When we pick up our Bibles to read them, we often fail to grasp the significance of the persecution people faced in their effort to bring the Bible to us! It is a Bible that deserves to be read primarily because it is the Word of God. But it also deserves to be read, to honour those who fought to bring it to us in our own language. Of course, it is vital to remember that our Bibles now, are not just up-to-date English versions of those produced at the time of the Reformation, but fresh English translations ‘from scratch’, from the Hebrew and Greek, from the latest manuscripts discovered and authenticated in the last 400 years. How thankful we should be and how foolish are we to neglect the Word of God!
DAY 4: Read 2 Timothy 4:1-5
The Protestant Reformation changed how the Bible was read in the West. People all over Europe could now read the Bible in their own language and listen to the Bible preached in their own language. Bibles were available in all shapes and sizes, with chapters and verses, illustrations, maps, prefaces, and marginal notes; features intended to help a person read and interpret the Bible for themselves.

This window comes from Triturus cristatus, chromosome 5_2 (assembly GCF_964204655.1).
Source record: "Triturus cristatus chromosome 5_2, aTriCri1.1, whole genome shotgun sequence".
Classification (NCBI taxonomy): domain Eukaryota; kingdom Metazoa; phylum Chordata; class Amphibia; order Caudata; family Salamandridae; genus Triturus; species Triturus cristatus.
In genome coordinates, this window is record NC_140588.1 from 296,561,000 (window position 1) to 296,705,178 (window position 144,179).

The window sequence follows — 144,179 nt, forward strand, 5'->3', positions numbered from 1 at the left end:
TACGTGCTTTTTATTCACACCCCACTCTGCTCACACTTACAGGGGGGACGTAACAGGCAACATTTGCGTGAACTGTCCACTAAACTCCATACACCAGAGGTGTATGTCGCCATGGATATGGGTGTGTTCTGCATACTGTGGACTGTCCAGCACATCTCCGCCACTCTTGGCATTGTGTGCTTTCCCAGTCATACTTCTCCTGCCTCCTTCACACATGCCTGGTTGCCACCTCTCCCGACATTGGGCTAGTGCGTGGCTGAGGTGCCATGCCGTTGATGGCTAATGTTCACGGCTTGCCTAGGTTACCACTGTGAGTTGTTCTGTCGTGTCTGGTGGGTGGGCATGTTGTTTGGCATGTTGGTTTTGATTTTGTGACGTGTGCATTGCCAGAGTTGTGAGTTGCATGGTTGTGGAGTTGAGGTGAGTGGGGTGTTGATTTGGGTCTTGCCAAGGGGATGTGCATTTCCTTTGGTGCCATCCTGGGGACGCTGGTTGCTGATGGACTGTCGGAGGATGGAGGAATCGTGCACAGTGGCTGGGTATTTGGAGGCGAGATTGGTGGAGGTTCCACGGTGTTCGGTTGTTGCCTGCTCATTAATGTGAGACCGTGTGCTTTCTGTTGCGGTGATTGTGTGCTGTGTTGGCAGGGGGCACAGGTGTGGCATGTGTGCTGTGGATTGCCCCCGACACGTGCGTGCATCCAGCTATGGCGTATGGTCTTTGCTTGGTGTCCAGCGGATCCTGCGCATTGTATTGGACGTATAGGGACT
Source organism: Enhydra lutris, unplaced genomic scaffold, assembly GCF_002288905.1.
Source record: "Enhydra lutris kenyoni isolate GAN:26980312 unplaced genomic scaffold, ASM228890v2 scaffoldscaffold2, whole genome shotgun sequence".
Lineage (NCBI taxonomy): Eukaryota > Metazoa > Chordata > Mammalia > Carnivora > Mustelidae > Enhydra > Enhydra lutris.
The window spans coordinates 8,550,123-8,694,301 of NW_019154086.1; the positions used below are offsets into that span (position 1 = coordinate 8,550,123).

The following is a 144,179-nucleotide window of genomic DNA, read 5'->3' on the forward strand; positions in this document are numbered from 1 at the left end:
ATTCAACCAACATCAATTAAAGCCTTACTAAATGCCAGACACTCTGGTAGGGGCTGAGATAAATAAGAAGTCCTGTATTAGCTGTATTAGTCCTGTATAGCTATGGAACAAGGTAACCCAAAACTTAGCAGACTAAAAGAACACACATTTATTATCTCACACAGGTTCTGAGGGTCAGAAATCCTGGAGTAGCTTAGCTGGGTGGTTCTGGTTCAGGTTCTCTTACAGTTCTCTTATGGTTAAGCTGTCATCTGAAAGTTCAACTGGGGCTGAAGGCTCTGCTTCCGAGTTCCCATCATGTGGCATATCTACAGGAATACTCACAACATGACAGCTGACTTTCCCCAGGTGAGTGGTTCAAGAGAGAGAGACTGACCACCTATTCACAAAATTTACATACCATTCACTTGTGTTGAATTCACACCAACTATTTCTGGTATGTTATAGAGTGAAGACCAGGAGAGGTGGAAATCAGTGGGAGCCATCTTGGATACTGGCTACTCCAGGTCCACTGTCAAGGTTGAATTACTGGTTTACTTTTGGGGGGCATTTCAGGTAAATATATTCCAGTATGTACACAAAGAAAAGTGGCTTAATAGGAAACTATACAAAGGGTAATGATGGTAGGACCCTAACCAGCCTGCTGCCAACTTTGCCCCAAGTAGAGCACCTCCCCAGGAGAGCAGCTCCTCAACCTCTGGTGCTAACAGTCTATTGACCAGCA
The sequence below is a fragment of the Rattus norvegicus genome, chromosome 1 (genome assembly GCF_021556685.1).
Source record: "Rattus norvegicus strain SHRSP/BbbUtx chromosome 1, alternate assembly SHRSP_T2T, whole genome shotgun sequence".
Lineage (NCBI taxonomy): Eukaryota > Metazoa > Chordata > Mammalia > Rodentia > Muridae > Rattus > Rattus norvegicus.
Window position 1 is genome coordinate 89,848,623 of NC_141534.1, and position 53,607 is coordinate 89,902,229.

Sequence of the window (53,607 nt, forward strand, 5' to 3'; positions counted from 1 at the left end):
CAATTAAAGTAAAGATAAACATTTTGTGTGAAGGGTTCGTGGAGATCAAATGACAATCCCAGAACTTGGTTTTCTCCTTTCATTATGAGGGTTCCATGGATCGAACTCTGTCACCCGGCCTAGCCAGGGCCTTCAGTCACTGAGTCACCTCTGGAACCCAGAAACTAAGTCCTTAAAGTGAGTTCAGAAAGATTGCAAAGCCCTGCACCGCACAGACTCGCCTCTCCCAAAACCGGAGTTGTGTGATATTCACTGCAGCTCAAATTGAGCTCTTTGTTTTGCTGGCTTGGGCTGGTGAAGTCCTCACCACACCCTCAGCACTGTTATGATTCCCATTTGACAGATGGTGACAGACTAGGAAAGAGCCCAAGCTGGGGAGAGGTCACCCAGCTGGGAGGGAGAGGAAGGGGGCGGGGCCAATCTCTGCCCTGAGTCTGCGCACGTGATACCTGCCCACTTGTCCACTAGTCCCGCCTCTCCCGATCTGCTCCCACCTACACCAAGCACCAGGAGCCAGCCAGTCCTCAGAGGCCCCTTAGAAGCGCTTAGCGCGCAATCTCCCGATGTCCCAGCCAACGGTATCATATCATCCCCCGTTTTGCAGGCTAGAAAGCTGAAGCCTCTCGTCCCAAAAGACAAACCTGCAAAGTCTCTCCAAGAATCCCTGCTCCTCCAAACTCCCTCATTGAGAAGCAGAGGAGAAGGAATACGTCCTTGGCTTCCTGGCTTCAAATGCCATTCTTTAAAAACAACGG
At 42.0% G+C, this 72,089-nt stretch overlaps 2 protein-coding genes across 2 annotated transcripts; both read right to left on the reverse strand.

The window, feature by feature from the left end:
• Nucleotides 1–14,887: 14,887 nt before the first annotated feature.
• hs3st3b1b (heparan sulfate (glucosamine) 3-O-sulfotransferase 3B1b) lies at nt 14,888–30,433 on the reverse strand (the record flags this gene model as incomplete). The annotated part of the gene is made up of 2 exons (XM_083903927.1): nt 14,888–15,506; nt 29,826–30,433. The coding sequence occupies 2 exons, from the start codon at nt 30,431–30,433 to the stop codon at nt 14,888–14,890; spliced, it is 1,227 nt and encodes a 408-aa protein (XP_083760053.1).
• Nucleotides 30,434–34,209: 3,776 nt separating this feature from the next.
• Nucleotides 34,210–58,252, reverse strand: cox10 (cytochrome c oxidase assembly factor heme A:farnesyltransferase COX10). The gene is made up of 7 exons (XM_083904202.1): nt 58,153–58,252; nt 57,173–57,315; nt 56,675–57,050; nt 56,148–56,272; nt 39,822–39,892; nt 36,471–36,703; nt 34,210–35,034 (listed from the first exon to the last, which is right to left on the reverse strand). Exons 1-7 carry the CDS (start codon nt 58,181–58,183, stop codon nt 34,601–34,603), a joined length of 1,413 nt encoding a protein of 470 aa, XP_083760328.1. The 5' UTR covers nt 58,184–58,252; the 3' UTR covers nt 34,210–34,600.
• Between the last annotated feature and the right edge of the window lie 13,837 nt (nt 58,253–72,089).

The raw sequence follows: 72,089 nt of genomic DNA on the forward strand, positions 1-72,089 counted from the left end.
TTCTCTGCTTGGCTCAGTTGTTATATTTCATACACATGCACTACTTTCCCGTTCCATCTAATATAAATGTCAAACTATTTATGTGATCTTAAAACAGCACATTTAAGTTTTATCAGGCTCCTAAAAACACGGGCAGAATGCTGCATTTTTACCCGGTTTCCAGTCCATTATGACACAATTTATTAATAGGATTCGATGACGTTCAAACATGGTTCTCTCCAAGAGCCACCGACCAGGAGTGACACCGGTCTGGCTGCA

The Bible has been translated for over 2,000 years as people brought it to new places and new cultures. The sixteenth century experienced a significant increase in the number of new Bible translations, due to the Protestant Reformation. Modern missionary efforts, starting in earnest in the 1800s, sparked massive translation efforts. 1450-1519: 56 editions of vernacular Bible translations were printed; 1520-1599: Over 624 vernacular Bible editions and 346 Latin Bible editions were printed; during the Reformation era, the Bible was translated into 15 new languages; over 7,000 languages are known to be in use today; more than 1,400 languages have access to the New Testament and some portions of Scripture in their language; more than 600 languages have the complete translated Bible; up to 160 million people need Bible translation to begin in their language; approximately 2,400 languages across 165 countries have active translation and linguistic development work happening right now; yet more than 1,600 languages (not including sign languages) still need a Bible translation project to begin!  How amazing and wonderful!! And how massively important it is that our ministers today preach this word, and not what modern itching ears want to hear!